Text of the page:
In Which I Admit That I’m Jealous of Captain America.

I’ve lost 60 pounds in the last 5 months.

I’m going to type that again: I’ve lost 60 pounds in the last 5 months. And the sad thing is, I can’t see it. I struggle to notice it. I notice that my pants fit better and my shirts are looser, but when I look at my body in the mirror, I don’t see any change.

Weight’s always been an issue with me. Even at my “best,” at the end of high school, I was still clocking in around 250. I was carrying it pretty well; I was stocky without being too chubby. Solidly built at just over 6 foot tall. Then college, with its cafeteria meal plan and endless bowls of sugary cereal and cups of chocolate milk and Dr. Pepper. Post-college and independent living, where the Hamburger Helper became my primary chef. And 12 years and 250+ pounds later, I found myself tipping the scales at just over a quarter-ton.

I always feared that my weight would keep me from meeting someone, getting married, having a family. I was wrong. In His great mercy, God gave me an incredible wife who loves me for me (not because I look like Tyson Beckford). And even though my body isn’t anywhere approaching perfect, she still encourages me and makes me feel strong and capable and desirable.

Since we’ve gotten married, my wife and I have been eating more healthy foods and choosing to live a more active lifestyle. We go for walks; we sometimes go to the gym together. It’s been great. And the scale is indicating that I’m making progress.

But I don’t feel it. When I look in the mirror, I don’t see progress. I see failure. I see years of bad decisions. I see sagging and stretchmarks and softness.

And as much as I hate to admit it, I struggle with jealousy when I see guys who are muscular and handsome. When I watch “Captain America” or “Man of Steel,” I can’t help thinking, “Man, I need to go to the gym.” Because those guys are ripped. I’ve never wanted to bulk up to Franz and Hans proportions, but I have always wished for some obvious musculature.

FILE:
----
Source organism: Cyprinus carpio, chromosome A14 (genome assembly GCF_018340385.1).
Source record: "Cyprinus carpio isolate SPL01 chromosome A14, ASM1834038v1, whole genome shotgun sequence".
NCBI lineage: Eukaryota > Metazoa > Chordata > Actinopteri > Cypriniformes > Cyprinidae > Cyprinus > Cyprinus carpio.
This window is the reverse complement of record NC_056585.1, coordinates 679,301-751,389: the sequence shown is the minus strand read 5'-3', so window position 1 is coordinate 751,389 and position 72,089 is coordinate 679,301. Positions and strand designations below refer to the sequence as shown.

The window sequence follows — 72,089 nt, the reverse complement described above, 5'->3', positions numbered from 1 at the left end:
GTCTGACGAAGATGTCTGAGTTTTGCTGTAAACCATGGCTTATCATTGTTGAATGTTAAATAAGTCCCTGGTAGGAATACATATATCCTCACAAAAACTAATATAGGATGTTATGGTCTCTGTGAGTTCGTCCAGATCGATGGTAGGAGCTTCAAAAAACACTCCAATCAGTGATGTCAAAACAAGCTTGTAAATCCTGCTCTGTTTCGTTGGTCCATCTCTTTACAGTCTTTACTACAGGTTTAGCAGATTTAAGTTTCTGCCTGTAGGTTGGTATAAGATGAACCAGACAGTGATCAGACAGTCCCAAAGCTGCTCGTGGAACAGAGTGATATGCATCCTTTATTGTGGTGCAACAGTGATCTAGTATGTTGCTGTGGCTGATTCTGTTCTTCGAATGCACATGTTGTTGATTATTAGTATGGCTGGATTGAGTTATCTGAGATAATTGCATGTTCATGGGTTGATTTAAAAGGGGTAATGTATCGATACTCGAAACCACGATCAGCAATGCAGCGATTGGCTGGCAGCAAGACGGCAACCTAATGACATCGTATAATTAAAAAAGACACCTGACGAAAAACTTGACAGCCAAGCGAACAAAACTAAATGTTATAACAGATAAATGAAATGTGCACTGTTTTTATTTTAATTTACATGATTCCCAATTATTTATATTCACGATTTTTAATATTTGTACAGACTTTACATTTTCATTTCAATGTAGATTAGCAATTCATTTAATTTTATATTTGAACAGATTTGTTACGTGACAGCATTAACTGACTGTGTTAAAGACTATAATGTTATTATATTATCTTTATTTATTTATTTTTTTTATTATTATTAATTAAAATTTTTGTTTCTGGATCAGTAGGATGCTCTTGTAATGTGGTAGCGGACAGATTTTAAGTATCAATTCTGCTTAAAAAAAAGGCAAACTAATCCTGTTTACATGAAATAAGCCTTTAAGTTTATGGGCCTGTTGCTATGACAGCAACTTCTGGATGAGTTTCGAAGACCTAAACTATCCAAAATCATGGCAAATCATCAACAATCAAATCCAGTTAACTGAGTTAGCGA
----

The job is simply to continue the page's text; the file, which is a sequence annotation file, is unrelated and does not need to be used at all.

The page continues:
This article by Paul Maxwell was a revelation for me recently, because it was a reminder that other guys struggle with these same kinds of body image issues. It’s well known and much discussed how culture and art and advertising contribute to women having poor self image, and this is a serious problem that should continue to be discussed.

However, male body-image issues and body hatred is not often discussed. Of course, there are the jokes about balding-midlife-crisis guy, with his comb-over and his desperation to look younger. There’s the stereotype of the slob-male, the frat boy, the grungy-messy-lazy single dude who doesn’t care how he looks. There’s the gym-rat character, who’s perceived as stupid and self-absorbed. While these guys do exist (I’ve known a few), I think there’s another large portion of the male population (which includes a lot of these types of guys) that struggles with accepting who they are and how they look. But because body image is so often described in terms of women’s issues, guys don’t really talk about it.

Maybe it’s time we come clean as men and admit that, yeah, we struggle with this area too. And I’m not talking about having a communal cry-fest (though expressing these feelings is totally legitimate and healthy). But fellas, can we at least say, yeah, I sometimes don’t feel good about how I look? Can we admit that we worry (rightly or wrongly) about how people view us physically?

If we can do that, then maybe we can start finding peace, as Maxwell describes, by reconnecting with our identity as image-bearers of God, no matter what shape we are or how fit we are or how much we can lift.

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Your Turn: Have you or someone you know struggled with body-image issues in the past? How have you/they dealt with this type of struggle?

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2 thoughts on “In Which I Admit That I’m Jealous of Captain America.

  1. That is excellent news, Dave. Keep it up. I’ve lost 400 pounds now in the last decade.

    Unfortunately, it has been the same 40 pounds 10 different times.

    I will swing like a pendulum from good health, weight loss, etc, then I will decide – hey it doesn’t matter how hot I am; my wife likes me and it is better to study the Word than live at the gym. Besides, God gave us food, right?

    Next thing I know, I’ve gained it all back. Keeping that consistent lifestyle is difficult, but essential and I’m still working on it with you. I’m down 26 pounds now this year, but really it has been since late July. Hopefully, this will be the last time I have to do this.

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